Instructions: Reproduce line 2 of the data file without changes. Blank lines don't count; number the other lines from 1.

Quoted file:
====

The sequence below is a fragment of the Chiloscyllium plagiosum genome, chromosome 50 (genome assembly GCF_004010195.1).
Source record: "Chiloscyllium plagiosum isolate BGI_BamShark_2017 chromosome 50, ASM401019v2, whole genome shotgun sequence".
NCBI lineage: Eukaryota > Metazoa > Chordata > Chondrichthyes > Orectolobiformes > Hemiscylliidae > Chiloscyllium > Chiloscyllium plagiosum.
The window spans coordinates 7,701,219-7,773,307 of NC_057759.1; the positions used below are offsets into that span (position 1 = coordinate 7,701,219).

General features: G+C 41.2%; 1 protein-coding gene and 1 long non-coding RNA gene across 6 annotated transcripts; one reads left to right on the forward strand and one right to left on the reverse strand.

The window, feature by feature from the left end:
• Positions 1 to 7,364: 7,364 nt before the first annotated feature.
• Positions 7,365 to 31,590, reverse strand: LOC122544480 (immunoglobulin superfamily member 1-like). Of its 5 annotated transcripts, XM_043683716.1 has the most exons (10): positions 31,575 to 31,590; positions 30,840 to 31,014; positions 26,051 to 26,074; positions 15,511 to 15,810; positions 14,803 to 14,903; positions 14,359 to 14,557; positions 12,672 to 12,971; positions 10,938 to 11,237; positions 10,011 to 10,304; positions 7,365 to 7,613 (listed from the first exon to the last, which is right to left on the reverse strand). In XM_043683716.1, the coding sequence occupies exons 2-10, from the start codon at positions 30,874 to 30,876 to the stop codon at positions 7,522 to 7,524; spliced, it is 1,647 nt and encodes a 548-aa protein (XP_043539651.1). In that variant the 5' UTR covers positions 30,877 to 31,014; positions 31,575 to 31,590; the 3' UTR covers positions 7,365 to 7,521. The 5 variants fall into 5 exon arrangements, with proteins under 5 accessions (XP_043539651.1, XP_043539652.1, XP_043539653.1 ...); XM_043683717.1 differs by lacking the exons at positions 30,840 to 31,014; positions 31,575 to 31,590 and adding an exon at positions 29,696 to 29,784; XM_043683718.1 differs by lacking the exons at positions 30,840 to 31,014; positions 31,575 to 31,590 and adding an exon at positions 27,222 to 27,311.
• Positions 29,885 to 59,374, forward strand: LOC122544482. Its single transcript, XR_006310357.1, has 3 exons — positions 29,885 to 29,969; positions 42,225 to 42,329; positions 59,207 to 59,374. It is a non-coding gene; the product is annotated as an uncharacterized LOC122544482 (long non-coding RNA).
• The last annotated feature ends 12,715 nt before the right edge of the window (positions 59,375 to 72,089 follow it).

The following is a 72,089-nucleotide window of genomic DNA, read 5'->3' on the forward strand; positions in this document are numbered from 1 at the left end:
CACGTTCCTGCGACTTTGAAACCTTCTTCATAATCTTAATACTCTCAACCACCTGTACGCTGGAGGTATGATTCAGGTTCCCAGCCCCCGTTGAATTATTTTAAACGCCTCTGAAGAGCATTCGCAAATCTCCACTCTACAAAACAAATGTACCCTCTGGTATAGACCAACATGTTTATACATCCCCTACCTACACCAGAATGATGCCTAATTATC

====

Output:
Source record: "Chiloscyllium plagiosum isolate BGI_BamShark_2017 chromosome 50, ASM401019v2, whole genome shotgun sequence".